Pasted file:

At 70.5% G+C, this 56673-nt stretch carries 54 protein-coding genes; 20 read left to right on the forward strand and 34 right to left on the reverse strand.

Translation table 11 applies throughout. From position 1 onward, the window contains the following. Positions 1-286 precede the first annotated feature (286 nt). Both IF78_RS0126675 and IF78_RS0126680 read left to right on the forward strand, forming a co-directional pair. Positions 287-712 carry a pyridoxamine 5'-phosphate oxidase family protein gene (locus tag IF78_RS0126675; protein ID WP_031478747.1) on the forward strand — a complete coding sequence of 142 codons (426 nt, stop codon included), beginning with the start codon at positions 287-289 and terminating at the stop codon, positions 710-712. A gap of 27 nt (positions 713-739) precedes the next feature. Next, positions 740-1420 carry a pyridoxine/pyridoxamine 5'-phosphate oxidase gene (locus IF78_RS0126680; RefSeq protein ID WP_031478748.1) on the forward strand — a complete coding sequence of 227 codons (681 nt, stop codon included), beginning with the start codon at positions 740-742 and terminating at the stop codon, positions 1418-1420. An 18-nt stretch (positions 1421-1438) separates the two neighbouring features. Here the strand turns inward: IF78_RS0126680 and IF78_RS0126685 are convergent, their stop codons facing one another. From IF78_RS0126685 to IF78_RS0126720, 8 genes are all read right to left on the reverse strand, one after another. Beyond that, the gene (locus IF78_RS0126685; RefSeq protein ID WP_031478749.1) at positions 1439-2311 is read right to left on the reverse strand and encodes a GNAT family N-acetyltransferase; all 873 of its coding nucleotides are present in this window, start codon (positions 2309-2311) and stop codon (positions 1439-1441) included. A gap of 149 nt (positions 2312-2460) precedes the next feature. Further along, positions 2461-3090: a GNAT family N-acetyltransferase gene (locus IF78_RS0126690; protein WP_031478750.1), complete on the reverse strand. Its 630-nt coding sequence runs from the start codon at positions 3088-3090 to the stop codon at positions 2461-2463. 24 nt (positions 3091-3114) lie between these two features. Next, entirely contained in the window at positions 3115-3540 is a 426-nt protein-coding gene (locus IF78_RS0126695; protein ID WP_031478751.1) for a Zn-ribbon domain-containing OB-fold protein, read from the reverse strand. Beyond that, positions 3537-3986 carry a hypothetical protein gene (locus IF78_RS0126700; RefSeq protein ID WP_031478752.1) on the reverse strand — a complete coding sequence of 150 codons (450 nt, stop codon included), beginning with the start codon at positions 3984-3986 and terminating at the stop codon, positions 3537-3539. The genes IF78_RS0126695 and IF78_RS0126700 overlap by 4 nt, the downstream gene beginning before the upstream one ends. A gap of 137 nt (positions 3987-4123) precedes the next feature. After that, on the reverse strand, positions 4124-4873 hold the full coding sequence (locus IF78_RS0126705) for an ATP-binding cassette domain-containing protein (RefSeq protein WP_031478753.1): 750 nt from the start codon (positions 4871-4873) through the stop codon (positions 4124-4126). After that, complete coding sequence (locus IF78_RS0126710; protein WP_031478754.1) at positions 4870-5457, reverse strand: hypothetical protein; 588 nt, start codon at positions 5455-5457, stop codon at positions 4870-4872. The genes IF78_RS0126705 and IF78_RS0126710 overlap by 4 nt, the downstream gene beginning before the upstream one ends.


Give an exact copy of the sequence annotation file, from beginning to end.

At 70.5% G+C, this 56673-nt stretch carries 54 protein-coding genes; 20 read left to right on the forward strand and 34 right to left on the reverse strand.

Translation table 11 applies throughout. From position 1 onward, the window contains the following. Positions 1-286 precede the first annotated feature (286 nt). Both IF78_RS0126675 and IF78_RS0126680 read left to right on the forward strand, forming a co-directional pair. Positions 287-712 carry a pyridoxamine 5'-phosphate oxidase family protein gene (locus tag IF78_RS0126675; protein ID WP_031478747.1) on the forward strand — a complete coding sequence of 142 codons (426 nt, stop codon included), beginning with the start codon at positions 287-289 and terminating at the stop codon, positions 710-712. A gap of 27 nt (positions 713-739) precedes the next feature. Next, positions 740-1420 carry a pyridoxine/pyridoxamine 5'-phosphate oxidase gene (locus IF78_RS0126680; RefSeq protein ID WP_031478748.1) on the forward strand — a complete coding sequence of 227 codons (681 nt, stop codon included), beginning with the start codon at positions 740-742 and terminating at the stop codon, positions 1418-1420. An 18-nt stretch (positions 1421-1438) separates the two neighbouring features. Here the strand turns inward: IF78_RS0126680 and IF78_RS0126685 are convergent, their stop codons facing one another. From IF78_RS0126685 to IF78_RS0126720, 8 genes are all read right to left on the reverse strand, one after another. Beyond that, the gene (locus IF78_RS0126685; RefSeq protein ID WP_031478749.1) at positions 1439-2311 is read right to left on the reverse strand and encodes a GNAT family N-acetyltransferase; all 873 of its coding nucleotides are present in this window, start codon (positions 2309-2311) and stop codon (positions 1439-1441) included. A gap of 149 nt (positions 2312-2460) precedes the next feature. Further along, positions 2461-3090: a GNAT family N-acetyltransferase gene (locus IF78_RS0126690; protein WP_031478750.1), complete on the reverse strand. Its 630-nt coding sequence runs from the start codon at positions 3088-3090 to the stop codon at positions 2461-2463. 24 nt (positions 3091-3114) lie between these two features. Next, entirely contained in the window at positions 3115-3540 is a 426-nt protein-coding gene (locus IF78_RS0126695; protein ID WP_031478751.1) for a Zn-ribbon domain-containing OB-fold protein, read from the reverse strand. Beyond that, positions 3537-3986 carry a hypothetical protein gene (locus IF78_RS0126700; RefSeq protein ID WP_031478752.1) on the reverse strand — a complete coding sequence of 150 codons (450 nt, stop codon included), beginning with the start codon at positions 3984-3986 and terminating at the stop codon, positions 3537-3539. The genes IF78_RS0126695 and IF78_RS0126700 overlap by 4 nt, the downstream gene beginning before the upstream one ends. A gap of 137 nt (positions 3987-4123) precedes the next feature. After that, on the reverse strand, positions 4124-4873 hold the full coding sequence (locus IF78_RS0126705) for an ATP-binding cassette domain-containing protein (RefSeq protein WP_031478753.1): 750 nt from the start codon (positions 4871-4873) through the stop codon (positions 4124-4126). After that, complete coding sequence (locus IF78_RS0126710; protein WP_031478754.1) at positions 4870-5457, reverse strand: hypothetical protein; 588 nt, start codon at positions 5455-5457, stop codon at positions 4870-4872. The genes IF78_RS0126705 and IF78_RS0126710 overlap by 4 nt, the downstream gene beginning before the upstream one ends.